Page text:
Exporters of PET scrap say prices have plummeted in the past two weeks because of the abrupt withdrawal of orders from several large players in the Republic of China. The result could be a better supply of the material for recyclers in the United States who have suffered for about a year from lack of supply of PET scrap and high prices.
Floyd Flexon, board chairman at Los Angeles-based Plastics Recycling Corp. of California, confirmed that prices had dropped significantly in the Far East in a matter of days.
PRCC is a consortium of PET bottle makers and end users, and a main focal point for collection and export of PET collected in the state.
``The prices have fallen [in the Far East] more than 10 percent since the first of June,'' Flexon said. ``We think [prices dropped] because a whole group of players in the entire Chinese market apparently dropped out.''
He cautioned that it is difficult to determine exactly what has happened, because of conflicting information, or no information at all coming from China.
Flexon said involvement with Chinese molders and other processors had been instrumental in ``bidding up'' the PET scrap market since early in 1994.
``The price increased about 450 percent on a bale of PET scrap bottles between May 1994 and May of this year,'' Flexon said.
``PRCC was a major exporter of material during that time.
``We think about 150 million pounds per year of PET was going to Far Eastern markets. We had a volume of about 5 million pounds per month, and a majority was being exported,'' Flexon said.
Although most brokers and exporters were reluctant to discuss the trend on the record, some estimated that last year as much as 80 percent of the available PET bottle scrap on the West Coast was being sold in the Far East, severely cramping the ability of U.S. reprocessors to get their hands on feedstocks.
That demand - coupled with high prices for virgin PET caused by the lack of availability of the paraxylene monomer essential to its production - contributed to an unprecedented escalation.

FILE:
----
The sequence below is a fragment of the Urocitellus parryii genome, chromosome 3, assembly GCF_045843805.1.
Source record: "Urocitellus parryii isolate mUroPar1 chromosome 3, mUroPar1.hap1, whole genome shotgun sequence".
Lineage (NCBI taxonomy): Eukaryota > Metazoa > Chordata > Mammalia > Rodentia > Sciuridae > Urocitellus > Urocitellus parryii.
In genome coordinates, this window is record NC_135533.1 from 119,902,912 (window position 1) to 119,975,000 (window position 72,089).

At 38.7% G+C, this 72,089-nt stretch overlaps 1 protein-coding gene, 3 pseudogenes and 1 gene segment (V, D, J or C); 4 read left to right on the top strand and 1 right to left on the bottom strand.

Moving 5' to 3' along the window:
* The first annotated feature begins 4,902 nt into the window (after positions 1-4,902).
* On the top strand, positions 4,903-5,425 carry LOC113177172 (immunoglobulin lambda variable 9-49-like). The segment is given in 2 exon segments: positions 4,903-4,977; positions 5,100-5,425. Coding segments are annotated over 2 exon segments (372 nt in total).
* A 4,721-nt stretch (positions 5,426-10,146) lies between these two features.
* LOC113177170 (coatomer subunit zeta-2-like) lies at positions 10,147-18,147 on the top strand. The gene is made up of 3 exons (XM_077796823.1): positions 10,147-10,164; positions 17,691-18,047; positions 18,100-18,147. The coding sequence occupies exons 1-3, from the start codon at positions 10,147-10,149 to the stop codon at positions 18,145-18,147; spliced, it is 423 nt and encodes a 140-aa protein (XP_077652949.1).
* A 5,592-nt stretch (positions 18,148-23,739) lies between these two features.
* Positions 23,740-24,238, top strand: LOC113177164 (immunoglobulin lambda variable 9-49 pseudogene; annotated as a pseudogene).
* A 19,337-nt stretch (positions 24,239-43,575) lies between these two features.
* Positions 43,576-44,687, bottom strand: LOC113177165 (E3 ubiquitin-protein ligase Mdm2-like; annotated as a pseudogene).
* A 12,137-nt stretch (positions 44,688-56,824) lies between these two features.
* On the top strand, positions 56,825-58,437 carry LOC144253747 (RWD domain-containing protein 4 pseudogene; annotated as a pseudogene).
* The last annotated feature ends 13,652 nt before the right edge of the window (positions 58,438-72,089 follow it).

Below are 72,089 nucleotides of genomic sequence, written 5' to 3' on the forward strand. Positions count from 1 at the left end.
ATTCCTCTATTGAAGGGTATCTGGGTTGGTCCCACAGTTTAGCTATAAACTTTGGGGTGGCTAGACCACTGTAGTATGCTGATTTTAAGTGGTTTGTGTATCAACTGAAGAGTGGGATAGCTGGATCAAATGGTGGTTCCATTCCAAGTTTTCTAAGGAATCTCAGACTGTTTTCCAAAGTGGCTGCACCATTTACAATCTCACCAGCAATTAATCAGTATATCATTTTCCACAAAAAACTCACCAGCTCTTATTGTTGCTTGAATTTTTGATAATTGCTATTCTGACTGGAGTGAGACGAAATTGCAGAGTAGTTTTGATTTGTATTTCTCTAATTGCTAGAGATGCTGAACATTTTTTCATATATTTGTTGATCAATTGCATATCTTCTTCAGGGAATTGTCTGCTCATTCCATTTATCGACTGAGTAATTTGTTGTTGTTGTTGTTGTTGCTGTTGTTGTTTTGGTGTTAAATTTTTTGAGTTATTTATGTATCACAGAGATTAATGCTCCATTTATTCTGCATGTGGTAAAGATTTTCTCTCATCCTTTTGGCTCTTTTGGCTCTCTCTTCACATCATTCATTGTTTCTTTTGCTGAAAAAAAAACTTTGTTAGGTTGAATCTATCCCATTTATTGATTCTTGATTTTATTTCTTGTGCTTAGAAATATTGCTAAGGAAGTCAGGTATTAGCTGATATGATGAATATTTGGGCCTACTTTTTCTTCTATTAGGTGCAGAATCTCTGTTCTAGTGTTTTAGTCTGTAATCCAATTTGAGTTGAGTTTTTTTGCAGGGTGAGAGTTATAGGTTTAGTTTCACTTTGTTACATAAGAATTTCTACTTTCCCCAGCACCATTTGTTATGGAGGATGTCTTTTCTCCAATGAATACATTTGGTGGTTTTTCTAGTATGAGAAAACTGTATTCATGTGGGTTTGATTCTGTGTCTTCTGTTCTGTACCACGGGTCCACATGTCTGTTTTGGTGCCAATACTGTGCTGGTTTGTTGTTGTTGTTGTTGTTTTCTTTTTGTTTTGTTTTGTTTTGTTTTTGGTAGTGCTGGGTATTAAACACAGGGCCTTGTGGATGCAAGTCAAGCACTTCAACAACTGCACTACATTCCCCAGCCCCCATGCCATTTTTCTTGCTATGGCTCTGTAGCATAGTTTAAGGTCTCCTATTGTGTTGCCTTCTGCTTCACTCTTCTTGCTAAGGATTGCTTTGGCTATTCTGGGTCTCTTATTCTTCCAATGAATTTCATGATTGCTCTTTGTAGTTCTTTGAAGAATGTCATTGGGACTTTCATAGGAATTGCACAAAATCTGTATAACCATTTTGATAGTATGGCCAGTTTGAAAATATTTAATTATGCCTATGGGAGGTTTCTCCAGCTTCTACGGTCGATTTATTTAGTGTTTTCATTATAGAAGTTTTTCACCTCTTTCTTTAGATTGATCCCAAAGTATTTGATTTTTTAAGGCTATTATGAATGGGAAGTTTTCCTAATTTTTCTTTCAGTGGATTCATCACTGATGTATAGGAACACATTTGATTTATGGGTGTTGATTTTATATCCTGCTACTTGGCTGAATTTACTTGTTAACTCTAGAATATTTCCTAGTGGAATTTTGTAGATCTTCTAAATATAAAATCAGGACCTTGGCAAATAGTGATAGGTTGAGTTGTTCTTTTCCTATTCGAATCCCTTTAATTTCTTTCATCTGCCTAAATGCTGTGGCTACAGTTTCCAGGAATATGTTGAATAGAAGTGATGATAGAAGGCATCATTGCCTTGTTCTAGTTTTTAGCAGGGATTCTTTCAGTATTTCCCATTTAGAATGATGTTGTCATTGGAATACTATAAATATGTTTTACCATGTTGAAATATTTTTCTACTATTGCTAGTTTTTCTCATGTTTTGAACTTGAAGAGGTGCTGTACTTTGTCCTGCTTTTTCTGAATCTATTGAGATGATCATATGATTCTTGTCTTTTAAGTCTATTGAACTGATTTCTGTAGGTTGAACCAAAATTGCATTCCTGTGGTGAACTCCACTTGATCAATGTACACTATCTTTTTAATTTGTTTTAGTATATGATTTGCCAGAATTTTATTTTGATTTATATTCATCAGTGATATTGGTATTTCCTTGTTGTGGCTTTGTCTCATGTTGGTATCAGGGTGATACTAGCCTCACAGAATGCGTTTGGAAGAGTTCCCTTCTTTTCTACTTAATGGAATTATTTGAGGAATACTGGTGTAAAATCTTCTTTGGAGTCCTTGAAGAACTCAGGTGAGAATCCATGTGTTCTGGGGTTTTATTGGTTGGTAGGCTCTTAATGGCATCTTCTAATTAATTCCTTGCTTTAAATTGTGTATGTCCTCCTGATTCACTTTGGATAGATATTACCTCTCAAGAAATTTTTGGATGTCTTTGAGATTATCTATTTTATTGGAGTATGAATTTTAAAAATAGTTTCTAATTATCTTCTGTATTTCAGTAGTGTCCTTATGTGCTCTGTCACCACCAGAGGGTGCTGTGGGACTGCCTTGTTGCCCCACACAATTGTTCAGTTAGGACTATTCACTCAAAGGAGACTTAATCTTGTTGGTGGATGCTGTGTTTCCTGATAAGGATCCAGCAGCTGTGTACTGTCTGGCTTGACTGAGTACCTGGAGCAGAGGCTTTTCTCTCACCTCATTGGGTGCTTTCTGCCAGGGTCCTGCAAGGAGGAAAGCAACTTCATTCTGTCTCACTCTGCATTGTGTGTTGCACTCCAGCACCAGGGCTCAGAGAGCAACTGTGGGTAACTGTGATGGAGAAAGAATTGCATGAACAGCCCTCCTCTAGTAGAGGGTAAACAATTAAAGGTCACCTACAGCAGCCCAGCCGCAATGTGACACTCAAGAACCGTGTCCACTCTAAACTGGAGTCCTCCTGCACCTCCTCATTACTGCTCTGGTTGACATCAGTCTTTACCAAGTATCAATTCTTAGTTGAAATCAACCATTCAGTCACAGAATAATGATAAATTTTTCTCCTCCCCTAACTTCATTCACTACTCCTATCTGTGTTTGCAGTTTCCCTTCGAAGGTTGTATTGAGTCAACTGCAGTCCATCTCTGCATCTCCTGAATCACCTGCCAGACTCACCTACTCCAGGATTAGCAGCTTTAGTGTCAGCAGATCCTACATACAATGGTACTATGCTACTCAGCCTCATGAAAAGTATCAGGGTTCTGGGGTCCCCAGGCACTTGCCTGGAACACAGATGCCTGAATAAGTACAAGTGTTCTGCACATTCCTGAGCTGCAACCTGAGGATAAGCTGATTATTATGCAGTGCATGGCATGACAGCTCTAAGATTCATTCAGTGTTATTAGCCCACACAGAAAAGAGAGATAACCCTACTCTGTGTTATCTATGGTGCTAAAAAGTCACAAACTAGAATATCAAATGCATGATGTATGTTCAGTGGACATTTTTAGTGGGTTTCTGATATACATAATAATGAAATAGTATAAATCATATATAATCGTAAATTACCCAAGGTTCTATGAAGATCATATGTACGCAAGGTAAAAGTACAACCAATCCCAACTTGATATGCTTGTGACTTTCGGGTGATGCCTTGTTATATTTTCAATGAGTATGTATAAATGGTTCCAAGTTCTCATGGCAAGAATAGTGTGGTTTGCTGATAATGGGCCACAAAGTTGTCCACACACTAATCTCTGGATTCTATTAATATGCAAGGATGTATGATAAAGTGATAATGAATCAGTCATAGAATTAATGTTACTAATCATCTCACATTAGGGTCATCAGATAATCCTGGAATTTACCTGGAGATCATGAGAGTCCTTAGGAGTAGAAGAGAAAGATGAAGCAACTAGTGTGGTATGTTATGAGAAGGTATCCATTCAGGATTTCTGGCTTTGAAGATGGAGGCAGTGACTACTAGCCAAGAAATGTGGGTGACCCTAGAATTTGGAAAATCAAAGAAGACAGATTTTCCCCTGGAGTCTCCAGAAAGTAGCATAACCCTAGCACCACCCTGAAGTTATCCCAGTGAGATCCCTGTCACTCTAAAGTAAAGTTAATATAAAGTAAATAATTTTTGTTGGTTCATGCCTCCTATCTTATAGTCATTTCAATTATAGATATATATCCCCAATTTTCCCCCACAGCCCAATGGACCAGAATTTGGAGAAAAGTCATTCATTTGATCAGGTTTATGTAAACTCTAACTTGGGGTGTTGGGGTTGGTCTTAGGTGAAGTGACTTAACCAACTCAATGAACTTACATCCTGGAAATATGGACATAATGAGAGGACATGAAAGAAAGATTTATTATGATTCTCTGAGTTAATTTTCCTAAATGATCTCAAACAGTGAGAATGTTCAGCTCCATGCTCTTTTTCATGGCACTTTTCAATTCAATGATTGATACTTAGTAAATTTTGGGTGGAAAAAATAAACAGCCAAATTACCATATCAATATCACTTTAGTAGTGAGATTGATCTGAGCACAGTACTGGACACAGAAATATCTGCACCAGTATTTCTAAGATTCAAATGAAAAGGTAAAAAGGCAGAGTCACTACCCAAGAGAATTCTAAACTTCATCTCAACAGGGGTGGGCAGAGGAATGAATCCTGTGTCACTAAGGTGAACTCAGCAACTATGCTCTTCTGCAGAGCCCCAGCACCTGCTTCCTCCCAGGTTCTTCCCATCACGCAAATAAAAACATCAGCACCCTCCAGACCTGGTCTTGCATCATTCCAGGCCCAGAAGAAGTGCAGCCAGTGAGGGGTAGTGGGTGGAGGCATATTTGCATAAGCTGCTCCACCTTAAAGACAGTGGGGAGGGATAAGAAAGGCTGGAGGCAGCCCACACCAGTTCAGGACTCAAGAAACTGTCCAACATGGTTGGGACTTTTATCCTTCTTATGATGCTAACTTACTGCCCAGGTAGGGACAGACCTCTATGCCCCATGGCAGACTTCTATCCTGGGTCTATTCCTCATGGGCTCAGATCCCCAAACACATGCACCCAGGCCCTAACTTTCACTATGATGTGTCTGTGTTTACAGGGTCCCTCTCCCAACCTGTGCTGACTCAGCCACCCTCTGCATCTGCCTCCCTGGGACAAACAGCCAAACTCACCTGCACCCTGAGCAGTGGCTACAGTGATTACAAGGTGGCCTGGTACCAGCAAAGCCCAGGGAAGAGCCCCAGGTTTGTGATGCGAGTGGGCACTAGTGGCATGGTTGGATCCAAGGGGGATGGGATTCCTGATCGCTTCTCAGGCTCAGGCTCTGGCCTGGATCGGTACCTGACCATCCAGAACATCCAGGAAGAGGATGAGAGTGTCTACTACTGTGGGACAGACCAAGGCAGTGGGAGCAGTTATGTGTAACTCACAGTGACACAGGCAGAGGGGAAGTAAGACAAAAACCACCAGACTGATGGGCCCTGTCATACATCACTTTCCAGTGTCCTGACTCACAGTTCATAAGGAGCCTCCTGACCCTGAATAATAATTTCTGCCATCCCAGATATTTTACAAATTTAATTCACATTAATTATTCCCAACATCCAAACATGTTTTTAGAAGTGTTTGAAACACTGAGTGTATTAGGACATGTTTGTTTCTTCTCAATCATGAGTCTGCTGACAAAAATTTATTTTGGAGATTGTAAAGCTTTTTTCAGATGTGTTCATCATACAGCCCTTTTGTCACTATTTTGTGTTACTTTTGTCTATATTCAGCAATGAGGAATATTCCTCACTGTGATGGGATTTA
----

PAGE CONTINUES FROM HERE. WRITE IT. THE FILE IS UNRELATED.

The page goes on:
Some brokers and exporters speculated that the Chinese companies dropped out of the market at the order of the Chinese government, but offered no confirmation or reason.
Some buyers reported prices as high as 35, or even 45, cents per pound [for short periods on the West Coast] for baled bottles during the last year, depending on the volume and destination of the material, compared with about 10 cents per pound 18 months ago.
``It is very ironic,'' said one West Coast exporter, who asked not to be identified for competitive reasons. ``We think that the price just went too high, and that they [the Chinese] decided to sit out for a while and see what effect that had on the prices.''
The exporter said the Far Eastern demand for PET and polyester was driven by successive low-yield cotton crops that made it a less profitable choice for fiber makers than polyester. Increased use of PET in bottles, though less significant than the fiber market, also played a part in demand.
Korea and India, also were major players in taking PET offshore from the United States, said one exporter, who also requested anonymity.
``The Asian markets are all a matter of relationships,'' he said. ``A company will put out word that they want, say, 2 million pounds of PET per year for their plant. First thing you know everybody who has a cousin is coming to the U.S. and buying 2 million pounds. So the company ends up with maybe 10 million pounds, instead of two.
``There are always a lot of brokers out there, and the demand might not be real,'' he said.
Flexon cautioned that the drop in demand from the East was probably temporary, and that they had not yet translated into a drop in prices for flaked or pelletized post-consumer PET.
``You might see India, Korea and the others coming back into the market,'' he said. ``They might have dropped out because of the high price. It could also mean that more PET scrap would be available to U.S. recyclers.''
One U.S. broker, who deals closely with municipal recovery facilities, said the prices he has seen for export bottles was as high as 40 cents per pound in April and May, but now had leveled off.
He said, however, that demand still was high in other markets, and that the prices probably would not drop drastically from present levels domestically, since U.S. PET users might be able to satisfy more of their demand.
Representatives of the Peoples' Republic of China could not be reached for comment.